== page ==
Making a Stand

In season three, episode 8 of Arrested Development we can really dive into to how the show perfects the art of situational comedy. “Making a Stand” has many meanings, which is something the writers have perfected involving multiple angles into the culmination of this episode. The show’s career at this point has defined itself to a set agenda and this episode shows their style in cookie cutter fashion. At this point in the season we have spent the previous 6 episodes with Charlize Theron in a reoccurring role as a mental challenged British spy in which our show’s hero Michael Bluth fell in love without noticing her disability the whole time. It has been said that her cameos were an attempt to boost the struggling shows ratings but in my opinion her role didn’t fit the shows style and it felt rather forced. Now that she has been written out we return back to the show’s traditional narrative structure.

In each episode we do in fact have an actual narrator who is not in the show but mostly follows around Michael Bluth, who I previously mentioned is our hero. He represents the only good morale in a family of evil and narcissistic people. He spends the majority of his time trying to please everyone in their selfish ways and often times forget to spend time on him. This theme is our largest reoccurring motif throughout all four seasons of production. His voice is an outside perspective and his identity is never revealed to us but he helps us better understand the context of all the situations we are viewing and moves the plot along.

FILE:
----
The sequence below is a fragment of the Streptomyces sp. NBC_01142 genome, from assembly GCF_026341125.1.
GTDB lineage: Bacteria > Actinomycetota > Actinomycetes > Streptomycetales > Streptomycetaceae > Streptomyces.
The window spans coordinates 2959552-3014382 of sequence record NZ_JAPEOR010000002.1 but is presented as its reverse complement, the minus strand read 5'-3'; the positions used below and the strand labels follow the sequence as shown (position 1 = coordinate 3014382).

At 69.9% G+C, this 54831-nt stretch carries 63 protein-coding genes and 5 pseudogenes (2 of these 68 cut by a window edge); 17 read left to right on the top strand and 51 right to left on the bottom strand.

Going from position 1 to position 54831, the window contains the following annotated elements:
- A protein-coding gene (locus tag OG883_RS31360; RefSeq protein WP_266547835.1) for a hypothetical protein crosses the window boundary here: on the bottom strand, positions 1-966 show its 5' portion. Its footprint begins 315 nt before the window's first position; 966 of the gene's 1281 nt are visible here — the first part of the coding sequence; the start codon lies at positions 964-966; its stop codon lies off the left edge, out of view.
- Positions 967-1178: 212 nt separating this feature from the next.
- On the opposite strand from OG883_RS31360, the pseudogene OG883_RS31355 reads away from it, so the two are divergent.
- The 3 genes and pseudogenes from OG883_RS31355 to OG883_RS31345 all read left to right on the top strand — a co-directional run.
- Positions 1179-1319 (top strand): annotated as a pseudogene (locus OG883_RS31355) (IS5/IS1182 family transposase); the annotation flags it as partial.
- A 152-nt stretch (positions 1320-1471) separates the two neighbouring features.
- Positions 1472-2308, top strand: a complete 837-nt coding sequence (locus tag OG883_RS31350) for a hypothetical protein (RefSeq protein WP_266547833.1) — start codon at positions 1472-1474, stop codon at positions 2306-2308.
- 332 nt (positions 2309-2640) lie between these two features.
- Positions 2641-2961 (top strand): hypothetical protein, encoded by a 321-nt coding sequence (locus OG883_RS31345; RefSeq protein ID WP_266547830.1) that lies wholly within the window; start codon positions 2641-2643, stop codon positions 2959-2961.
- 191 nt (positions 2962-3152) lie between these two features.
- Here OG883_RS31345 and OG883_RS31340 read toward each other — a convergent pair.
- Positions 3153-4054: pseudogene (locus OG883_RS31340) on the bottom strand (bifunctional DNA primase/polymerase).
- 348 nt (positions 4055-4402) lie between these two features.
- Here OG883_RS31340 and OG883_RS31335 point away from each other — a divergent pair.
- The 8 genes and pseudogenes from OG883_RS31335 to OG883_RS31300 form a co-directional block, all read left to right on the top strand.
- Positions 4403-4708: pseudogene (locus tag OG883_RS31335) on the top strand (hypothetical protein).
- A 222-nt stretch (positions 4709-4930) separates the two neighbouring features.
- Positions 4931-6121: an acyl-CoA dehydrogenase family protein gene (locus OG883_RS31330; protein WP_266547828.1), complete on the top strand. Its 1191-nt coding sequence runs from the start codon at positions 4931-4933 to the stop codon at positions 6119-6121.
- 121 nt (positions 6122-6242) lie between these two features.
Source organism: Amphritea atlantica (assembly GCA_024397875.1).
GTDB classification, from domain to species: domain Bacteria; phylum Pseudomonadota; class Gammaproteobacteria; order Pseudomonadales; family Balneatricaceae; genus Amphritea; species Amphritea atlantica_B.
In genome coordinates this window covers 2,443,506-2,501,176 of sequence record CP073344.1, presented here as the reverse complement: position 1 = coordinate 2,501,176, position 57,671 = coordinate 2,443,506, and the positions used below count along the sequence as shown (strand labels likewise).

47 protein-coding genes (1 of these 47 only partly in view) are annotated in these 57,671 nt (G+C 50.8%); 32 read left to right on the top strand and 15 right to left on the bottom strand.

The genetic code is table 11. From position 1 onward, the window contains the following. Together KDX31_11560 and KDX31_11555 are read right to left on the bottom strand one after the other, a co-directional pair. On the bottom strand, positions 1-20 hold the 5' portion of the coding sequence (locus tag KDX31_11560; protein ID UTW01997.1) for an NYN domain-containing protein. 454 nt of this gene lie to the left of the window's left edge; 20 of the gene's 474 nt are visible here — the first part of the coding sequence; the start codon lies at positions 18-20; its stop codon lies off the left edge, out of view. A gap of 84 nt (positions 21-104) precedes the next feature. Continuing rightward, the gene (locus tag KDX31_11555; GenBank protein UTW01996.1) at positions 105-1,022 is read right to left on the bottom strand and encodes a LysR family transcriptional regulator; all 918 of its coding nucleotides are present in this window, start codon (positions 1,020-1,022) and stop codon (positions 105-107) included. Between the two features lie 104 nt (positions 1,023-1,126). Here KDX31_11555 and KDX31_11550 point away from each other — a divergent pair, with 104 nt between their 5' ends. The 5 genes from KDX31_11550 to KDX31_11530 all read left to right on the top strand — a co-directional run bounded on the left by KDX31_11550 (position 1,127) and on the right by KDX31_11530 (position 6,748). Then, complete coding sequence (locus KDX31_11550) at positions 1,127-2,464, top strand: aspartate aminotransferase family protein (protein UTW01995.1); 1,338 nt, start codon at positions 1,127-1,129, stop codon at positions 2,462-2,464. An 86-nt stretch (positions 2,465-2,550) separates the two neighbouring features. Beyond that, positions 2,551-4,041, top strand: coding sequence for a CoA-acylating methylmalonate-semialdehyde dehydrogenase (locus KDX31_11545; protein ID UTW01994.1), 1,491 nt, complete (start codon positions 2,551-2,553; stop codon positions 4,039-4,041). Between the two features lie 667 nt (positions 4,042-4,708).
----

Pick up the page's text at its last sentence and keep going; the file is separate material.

As the episode begins we start with the credits instantly. The shows credits give a quick reminder of each member of the family’s relationship to Michael.

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The credits also feature our narrator stating, “Now the story of a wealthy family who lost everything, and the one son who had no choice but to keep them all together”.

Then we enter a conference room and our narrator informs us that, “Michael is trying to include his brother in the business, at his Father’s request.” It is here that Gob informs us that he has a genius idea to sell their housing development blueprints to Columbians for $100,000. Michael then disregards his brother idea because their business is under investigation and they are forbidden to do business outside the country during the time. The use of illegal behavior plays a very large part in the shows conflict at all times. Michael is constantly trying to keep his father out of jail due to his shady business decisions.

One of Arrested Developments biggest strengths is the writer’s ability to build the scenes on each other. This episode is loaded with events that all tie into this quick scene of Gob’s business idea. The scenes run continuously but tie back to events from the past, some of which we may have seen in previous episodes and others new to us but the narrator does a good job of constantly giving us quick reminders so we better understand the ties between past and present. This is what viewers expect throughout the course of each episode, an introduction to what jokes/themes will be repeating, a quick introduction to a small family conflict and then the actual humorous conflict, and then an overwhelming amount of irony involving all of these elements in a resolution.

Alrighty, let’s dive into this action packed episode. Our next scene brings us to Michael and his sister Lindsey talking and they reflect on home videos in which his father pits them against each other so they have physical brawls.